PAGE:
Defendant next contends that the court erred in allowing the State to introduce evidence of other crimes. Generally, such evidence may not be introduced to show a propensity to commit crime; however, evidence of other crimes is admissible if it tends to prove modus operandi, design, motive, or knowledge. People v. Oaks, 169 Ill. 2d 409, 454 (1996). Before such evidence is admitted, the State must show that a crime took place and that the accused committed it or participated in its commission. Oaks, 169 Ill. 2d at 454. Proof of the accused's commission of or participation in the offense need not be beyond a reasonable doubt but must be more than a mere suspicion. Oaks, 169 Ill. 2d at 454. The trial court's ruling as to admissibility of such evidence will not be reversed on appeal absent a clear showing of abuse of discretion. Oaks, 169 Ill. 2d at 454.

The State was allowed to introduce evidence of two other crimes. On October 13, 1996, Shervanian's house was the subject of an arson. The State presented evidence of the damage to the home and evidence from the investigation regarding the accellerant used. The State also presented the testimony of Officer Gerald Halley of the Highland Park police department, who testified that he conducted a stakeout of Shervanian's home after the fire to observe unusual suspects, noting that usually someone involved in an arson will return to the scene to observe the damage. Halley testified that two vehicles caught his attention, as the drivers stopped to view the residence. One vehicle was driven by defendant, who twice drove by the house within the space of two to three minutes.

The State also presented evidence of a bomb that was attached to Shervanian's van on November 21, 1996. The tape used to assemble the bomb matched a roll of tape subsequently found in defendant's apartment. Police discovered pages from a book entitled The Anarchist's Cookbook on Shervanian's front lawn. The pages contained recipes for a Molotov cocktail, black powder, a car trap, and other devices. Several witness testified that defendant had spoken to them about the book in the past. The police also found in defendant's apartment a bag of plastic ties that were similar to those used to secure the bomb to Shervanian's van.

We conclude that the court did not abuse its discretion in allowing the introduction of evidence of other crimes. The evidence of defendant's participation in these crimes is more than mere suspicion, especially when considering that the murder and the other crimes all occurred within a 49-day span. The evidence suggests that defendant was involved in these crimes, all against the same victim. There was no error in allowing evidence of these crimes.

Defendant next contends that the court erred in allowing Edward Bender to testify as an expert. Whether an individual is an expert on a particular subject is to be determined by the trial court in an exercise of its sound discretion. People v. Miller, 173 Ill. 2d 167, 186 (1996). A person will be allowed to testify as an expert if his experiences and qualifications give him knowledge that is not common to lay persons, and where his testimony will aid the trier of fact in reaching its Conclusions. Miller, 173 Ill. 2d at 186. There is no precise requirement as to how an expert acquires skill or experience; he may gain his knowledge through practical experience or scientific study, training, or research. People v. Novak, 163 Ill. 2d 93, 104 (1994). The expert need only possess knowledge or experience beyond that of the average citizen. Miller, 173 Ill. 2d at 186.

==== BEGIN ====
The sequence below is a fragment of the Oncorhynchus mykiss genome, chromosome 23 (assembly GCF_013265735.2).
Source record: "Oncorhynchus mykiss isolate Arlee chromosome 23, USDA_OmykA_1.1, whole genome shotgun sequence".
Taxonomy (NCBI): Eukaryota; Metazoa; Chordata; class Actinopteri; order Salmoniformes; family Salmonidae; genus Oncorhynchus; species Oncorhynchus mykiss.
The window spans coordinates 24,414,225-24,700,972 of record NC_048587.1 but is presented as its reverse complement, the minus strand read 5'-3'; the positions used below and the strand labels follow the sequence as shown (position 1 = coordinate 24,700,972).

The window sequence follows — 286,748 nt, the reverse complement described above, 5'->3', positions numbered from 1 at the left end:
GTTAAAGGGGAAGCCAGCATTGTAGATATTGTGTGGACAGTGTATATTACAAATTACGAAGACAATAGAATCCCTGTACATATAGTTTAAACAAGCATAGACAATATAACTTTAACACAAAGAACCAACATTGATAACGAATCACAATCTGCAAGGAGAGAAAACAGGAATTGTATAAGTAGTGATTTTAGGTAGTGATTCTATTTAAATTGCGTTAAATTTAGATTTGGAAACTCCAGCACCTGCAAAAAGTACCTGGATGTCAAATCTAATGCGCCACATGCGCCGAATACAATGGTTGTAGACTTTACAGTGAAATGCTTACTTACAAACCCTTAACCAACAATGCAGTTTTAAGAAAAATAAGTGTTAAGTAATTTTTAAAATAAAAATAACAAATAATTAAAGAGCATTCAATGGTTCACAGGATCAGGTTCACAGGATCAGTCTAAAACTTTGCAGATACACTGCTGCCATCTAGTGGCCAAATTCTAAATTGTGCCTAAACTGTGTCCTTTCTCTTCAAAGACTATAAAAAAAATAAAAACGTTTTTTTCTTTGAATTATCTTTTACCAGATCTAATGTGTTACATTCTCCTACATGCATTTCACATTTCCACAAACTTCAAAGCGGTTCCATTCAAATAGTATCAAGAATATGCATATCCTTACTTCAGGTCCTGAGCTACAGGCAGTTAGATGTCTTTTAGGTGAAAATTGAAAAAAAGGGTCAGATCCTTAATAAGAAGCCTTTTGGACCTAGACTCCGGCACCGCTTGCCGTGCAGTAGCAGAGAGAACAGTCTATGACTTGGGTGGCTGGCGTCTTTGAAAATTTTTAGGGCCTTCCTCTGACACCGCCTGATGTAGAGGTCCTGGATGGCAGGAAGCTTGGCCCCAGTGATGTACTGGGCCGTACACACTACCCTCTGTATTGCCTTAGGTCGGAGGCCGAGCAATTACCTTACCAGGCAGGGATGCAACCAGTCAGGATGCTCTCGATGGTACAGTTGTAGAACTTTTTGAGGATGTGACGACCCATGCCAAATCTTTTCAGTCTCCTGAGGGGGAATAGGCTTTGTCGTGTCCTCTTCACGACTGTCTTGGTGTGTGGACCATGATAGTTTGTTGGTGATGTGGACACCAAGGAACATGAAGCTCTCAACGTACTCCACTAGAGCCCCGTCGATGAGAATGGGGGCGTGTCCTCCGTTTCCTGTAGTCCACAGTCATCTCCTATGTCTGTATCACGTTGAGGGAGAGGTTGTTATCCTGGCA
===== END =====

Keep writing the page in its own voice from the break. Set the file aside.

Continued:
Bender testified that he had a bachelor's degree in chemistry and had worked at the FBI laboratory for 10 years before beginning a 17-year stint as a forensic chemist for the Bureau of Alcohol, Tobacco, and Firearms (ATF). Bender's job at ATF included analyzing bombs and bomb debris to identify the type of device and the components used, including pipes, wires, tape, and plastics. His job included fracture break comparison, which involves comparing pieces of tape to rolls of tape to determine if the piece came off of that roll. In the case before us, Bender microscopically compared the ends of several pieces of tape used to hold together explosive devices to a roll of tape subsequently found in defendant's apartment. Bender testified that, to a reasonable degree of forensic scientific certainty, the tape used on the explosive devices came from the roll of tape found in defendant's apartment.

We conclude that the court did not err in allowing Bender to testify as an expert. His knowledge and experience were clearly beyond that of the average citizen. The work involved in comparing and matching the ends of pieces of tape is certainly more detailed and requires more knowledge than defendant would have us believe, as he argues that Bender merely compared tape ends and looked at the tape. Bender's work involved the use of a microscope and knowledge based on the experience of prior ...